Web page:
As I strolled around the lake, I came upon a persimmon tree all weighted down with waxy, scarlet fruit. The just ripening persimmons clung to their stems. The ground beneath the limbs was still clean; any fallen fruit had been gathered by the deer that too freely roam the property. Each brilliant, slightly firm persimmon fruit was unbearably beautiful.
I picked one of the autumnal attired apricots and broke open its skin. Seeds, dark and woody, guarded by a filmy shield, stood out against the plum-like flesh.
My children wanted to take the seeds home, dry them and plant them. I thought of our merciless soil. I knew no persimmon could abide that soil. But, I humored their request and washed and wrapped a few for ferrying home.
When we were not too far down the road, my mother called, we had forsaken our seeds, left them on the countertop. The kids gave no redress to my suggestion that Mama keep them, drying, until we returned in November. I drove on, still thinking about the persimmons.
There are no Persimmon in my new world. No acrid Quince, no wormy Apple, no Pear – not that produce anything edible, no messy Cherry, no bee attracting Fig, no switch producing Peach, heck, no Redbud – the kids asked me about their strange seed-pods which we once dispersed like the other animals as we played. None of those are my neighbors.
I miss my home: the bulbs that return every year, it’s nearly time to split and replant them, that would be my job ’bout now. I miss the the zinias and roses that are faithfully laying down. I pain for the Verbena and Ageratum standing strong for the butterflies last fill-up, for all the flowering things shining their last shine, frost is coming soon enough. I miss my shrubs, now nearly trees: Elsie’s Snowball and Wild Azalea that Daddy dug from the woods at the lake, Motnie’s Camelias which I brought back in buckets and Nana’s Sweetheart Rose, now big as a Volkwagon bug. I miss our Magnolia and my Pecan and the once Christmas Cedar, the good for climbing White Pine, the lookout post Redbud and our popsicle eating perch, the Dogwood.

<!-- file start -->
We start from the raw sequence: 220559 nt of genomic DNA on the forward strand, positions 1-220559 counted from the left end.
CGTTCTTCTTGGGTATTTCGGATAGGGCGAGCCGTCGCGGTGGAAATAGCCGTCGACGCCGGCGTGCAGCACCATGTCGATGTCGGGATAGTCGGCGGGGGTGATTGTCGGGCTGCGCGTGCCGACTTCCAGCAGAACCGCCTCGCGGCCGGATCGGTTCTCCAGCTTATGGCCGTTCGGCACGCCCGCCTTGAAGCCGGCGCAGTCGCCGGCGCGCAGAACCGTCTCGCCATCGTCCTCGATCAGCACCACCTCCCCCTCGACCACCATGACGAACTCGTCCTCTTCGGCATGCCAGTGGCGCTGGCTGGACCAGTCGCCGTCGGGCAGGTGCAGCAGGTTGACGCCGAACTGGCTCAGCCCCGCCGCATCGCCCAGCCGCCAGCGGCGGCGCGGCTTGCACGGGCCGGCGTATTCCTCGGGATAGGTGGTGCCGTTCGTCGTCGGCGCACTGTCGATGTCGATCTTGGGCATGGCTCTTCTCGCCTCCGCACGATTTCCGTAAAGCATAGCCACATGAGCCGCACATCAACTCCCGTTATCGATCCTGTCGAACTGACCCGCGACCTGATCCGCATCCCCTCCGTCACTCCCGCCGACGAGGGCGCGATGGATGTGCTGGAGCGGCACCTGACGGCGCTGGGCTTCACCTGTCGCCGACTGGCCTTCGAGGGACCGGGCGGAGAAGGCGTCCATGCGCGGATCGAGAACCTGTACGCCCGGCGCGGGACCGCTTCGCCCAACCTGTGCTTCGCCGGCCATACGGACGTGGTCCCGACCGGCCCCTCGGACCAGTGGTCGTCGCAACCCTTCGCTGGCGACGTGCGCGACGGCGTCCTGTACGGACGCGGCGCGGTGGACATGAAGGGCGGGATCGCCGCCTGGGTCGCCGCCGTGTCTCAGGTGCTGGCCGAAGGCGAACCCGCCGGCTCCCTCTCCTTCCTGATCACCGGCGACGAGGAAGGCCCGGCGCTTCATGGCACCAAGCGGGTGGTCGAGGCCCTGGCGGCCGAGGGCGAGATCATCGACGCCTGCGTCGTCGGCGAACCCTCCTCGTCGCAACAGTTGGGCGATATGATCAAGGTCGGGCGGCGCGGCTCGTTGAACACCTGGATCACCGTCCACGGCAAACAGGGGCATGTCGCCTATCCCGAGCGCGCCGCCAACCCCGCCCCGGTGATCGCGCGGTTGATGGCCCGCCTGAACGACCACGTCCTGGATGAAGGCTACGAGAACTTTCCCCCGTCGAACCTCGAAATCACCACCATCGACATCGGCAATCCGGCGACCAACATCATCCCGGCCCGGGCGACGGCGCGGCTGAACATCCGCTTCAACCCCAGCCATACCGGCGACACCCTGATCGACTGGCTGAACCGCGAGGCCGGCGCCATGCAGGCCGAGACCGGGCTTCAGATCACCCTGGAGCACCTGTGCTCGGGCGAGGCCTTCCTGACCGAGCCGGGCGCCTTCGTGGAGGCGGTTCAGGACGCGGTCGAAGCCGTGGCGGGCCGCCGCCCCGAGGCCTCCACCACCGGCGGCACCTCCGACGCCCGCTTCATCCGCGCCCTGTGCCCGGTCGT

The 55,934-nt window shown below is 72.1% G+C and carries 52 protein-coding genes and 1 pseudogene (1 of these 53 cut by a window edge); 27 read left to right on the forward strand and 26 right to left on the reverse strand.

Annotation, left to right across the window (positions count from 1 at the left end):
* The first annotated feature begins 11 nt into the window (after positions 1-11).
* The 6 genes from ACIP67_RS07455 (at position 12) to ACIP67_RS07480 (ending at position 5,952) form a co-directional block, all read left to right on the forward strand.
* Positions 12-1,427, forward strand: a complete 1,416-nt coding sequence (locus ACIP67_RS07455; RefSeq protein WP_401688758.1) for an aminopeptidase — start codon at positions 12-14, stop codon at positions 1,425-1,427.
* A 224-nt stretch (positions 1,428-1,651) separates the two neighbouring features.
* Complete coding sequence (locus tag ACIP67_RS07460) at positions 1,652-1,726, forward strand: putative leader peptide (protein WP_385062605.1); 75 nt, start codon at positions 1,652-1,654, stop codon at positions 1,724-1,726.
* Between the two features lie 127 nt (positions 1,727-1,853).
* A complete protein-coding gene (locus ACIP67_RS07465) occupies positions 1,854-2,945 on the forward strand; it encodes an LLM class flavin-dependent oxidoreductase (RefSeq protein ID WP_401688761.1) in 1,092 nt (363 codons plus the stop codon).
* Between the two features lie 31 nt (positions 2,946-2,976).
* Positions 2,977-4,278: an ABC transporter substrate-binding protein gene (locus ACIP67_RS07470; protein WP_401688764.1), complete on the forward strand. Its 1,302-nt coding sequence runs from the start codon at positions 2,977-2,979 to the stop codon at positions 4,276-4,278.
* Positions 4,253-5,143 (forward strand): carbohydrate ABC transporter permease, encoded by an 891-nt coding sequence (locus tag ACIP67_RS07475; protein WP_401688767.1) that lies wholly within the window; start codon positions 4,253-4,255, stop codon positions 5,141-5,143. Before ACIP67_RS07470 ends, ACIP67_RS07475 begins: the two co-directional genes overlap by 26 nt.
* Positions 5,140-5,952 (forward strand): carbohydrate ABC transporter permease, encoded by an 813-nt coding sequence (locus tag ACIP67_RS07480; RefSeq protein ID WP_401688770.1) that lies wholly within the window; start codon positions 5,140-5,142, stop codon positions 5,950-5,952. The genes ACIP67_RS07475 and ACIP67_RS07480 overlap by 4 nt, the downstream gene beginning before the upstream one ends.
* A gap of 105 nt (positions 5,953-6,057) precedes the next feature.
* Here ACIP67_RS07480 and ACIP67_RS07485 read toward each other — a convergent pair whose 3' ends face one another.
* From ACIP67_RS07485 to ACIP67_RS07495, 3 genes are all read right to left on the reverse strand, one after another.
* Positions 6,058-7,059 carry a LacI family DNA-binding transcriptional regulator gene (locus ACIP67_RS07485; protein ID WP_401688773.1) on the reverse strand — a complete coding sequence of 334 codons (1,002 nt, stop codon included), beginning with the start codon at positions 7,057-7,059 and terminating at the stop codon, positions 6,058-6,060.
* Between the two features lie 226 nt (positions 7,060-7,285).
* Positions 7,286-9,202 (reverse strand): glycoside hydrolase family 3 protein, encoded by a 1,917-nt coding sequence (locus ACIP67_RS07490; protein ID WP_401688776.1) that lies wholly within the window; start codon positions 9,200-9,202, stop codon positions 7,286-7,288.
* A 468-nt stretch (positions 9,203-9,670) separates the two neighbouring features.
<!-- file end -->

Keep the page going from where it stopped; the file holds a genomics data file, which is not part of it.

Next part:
I forget how very rich …until I return and remember. And my heart laments what I have left…
As we marched round the water, our one quick time, we wove through towering willows I once bounced and flipped beneath, swinging up my legs and pulling hard against fist fulls of the willow’s long shaggy locks. And as we grew silent, our circuit nearly over, we heard the hushed crunching of leaves which lay on layer after layer of long fallen friends.
It gets harder and harder to leave.
The persimmons probably started letting go today.
I don’t think I ever will.